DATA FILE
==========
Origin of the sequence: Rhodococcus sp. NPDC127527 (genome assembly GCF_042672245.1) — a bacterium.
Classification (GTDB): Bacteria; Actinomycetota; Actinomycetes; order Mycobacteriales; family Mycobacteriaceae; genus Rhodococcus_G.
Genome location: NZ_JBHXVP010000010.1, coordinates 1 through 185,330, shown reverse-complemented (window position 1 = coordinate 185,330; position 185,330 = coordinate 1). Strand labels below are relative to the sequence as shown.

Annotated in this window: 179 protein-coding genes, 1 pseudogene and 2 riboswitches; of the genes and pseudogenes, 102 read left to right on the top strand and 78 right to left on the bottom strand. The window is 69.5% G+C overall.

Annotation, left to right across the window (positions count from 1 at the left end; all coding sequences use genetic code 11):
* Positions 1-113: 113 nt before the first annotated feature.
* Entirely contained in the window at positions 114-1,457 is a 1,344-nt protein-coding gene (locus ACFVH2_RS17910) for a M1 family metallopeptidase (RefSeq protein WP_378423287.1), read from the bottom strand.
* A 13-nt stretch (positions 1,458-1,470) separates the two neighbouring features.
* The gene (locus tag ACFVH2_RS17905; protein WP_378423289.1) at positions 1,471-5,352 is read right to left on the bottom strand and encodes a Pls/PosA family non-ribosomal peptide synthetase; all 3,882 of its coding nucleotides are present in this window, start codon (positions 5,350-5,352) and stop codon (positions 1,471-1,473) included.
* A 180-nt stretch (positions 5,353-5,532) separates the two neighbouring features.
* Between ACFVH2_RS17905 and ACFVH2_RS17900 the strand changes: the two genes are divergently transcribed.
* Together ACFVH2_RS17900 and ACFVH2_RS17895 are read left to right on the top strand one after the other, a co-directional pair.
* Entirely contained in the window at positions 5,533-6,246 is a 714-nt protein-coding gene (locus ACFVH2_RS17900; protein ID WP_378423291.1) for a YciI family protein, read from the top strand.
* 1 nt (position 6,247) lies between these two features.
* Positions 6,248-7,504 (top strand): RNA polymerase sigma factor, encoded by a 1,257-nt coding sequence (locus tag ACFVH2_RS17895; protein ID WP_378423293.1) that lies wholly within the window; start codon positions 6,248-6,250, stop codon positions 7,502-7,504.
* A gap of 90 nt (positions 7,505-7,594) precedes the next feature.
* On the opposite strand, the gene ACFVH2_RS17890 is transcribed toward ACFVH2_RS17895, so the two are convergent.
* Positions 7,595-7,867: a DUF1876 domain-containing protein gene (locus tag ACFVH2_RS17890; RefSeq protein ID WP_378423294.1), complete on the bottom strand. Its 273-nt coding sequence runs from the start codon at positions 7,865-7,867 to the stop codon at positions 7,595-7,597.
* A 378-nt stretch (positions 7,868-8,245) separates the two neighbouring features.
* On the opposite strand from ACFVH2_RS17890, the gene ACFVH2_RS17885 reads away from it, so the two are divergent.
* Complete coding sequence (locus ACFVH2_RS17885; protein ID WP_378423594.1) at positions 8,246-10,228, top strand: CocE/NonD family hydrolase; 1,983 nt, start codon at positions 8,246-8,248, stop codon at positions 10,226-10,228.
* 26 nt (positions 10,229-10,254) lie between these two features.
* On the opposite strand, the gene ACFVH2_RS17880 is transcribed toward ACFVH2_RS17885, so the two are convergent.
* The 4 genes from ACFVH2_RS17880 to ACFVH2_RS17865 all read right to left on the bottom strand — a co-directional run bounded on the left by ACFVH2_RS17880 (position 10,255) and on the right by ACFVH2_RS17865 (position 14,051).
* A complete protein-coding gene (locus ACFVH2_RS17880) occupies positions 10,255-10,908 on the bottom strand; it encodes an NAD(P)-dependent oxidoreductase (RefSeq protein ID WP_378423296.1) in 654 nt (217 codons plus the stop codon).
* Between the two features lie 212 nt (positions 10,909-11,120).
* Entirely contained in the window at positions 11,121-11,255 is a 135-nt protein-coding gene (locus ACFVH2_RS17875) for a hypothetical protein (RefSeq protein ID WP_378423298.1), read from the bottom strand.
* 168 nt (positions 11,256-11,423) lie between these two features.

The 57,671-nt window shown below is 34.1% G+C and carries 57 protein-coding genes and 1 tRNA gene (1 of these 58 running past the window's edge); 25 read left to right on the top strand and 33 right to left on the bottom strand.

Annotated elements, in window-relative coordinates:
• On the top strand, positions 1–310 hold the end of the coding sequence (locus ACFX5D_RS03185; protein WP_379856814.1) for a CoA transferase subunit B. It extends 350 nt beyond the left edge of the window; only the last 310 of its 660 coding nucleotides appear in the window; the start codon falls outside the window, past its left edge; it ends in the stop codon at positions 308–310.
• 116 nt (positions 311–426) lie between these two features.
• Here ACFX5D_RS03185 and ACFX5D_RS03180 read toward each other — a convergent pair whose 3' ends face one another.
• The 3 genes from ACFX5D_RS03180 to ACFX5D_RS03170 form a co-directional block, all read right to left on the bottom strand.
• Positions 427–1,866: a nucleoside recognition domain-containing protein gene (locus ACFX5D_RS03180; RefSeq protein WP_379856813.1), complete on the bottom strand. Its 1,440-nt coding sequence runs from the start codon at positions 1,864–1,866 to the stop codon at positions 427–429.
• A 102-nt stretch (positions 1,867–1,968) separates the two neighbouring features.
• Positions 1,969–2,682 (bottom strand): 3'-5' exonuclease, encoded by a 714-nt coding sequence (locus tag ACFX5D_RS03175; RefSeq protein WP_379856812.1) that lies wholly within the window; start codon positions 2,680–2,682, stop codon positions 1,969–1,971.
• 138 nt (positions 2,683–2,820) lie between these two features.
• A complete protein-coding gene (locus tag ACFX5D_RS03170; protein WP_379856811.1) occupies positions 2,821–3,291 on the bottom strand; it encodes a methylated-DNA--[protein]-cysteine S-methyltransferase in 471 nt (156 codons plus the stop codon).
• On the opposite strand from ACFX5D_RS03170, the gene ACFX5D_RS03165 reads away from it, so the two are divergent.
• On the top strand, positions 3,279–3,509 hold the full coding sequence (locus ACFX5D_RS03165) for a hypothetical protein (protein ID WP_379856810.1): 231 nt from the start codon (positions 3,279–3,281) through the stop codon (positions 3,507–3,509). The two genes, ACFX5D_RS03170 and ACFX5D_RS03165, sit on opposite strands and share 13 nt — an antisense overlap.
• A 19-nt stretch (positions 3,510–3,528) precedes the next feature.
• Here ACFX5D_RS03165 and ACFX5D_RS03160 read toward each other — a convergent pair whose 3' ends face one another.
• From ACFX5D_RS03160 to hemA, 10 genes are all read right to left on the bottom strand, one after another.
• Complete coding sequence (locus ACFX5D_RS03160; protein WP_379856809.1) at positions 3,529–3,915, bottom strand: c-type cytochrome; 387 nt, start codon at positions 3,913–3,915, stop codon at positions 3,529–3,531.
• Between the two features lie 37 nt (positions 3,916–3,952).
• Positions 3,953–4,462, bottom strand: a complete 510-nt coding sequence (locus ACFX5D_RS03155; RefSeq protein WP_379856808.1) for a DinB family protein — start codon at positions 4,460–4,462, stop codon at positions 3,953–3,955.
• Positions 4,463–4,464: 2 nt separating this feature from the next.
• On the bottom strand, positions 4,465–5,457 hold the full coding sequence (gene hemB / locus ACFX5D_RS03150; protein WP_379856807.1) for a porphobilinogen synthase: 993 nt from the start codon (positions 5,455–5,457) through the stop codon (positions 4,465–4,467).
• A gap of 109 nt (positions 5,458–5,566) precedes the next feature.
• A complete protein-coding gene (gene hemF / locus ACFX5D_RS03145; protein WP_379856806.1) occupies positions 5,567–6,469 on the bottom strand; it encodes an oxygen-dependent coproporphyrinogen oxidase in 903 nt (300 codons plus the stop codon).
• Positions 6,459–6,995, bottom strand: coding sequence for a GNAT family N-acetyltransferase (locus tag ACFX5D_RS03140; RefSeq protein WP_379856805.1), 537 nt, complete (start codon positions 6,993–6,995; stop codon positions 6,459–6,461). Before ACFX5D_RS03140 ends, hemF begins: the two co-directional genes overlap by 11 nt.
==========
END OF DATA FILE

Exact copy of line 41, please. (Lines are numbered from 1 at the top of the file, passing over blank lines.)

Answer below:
• On the top strand, positions 3,279–3,509 hold the full coding sequence (locus ACFX5D_RS03165) for a hypothetical protein (protein ID WP_379856810.1): 231 nt from the start codon (positions 3,279–3,281) through the stop codon (positions 3,507–3,509). The two genes, ACFX5D_RS03170 and ACFX5D_RS03165, sit on opposite strands and share 13 nt — an antisense overlap.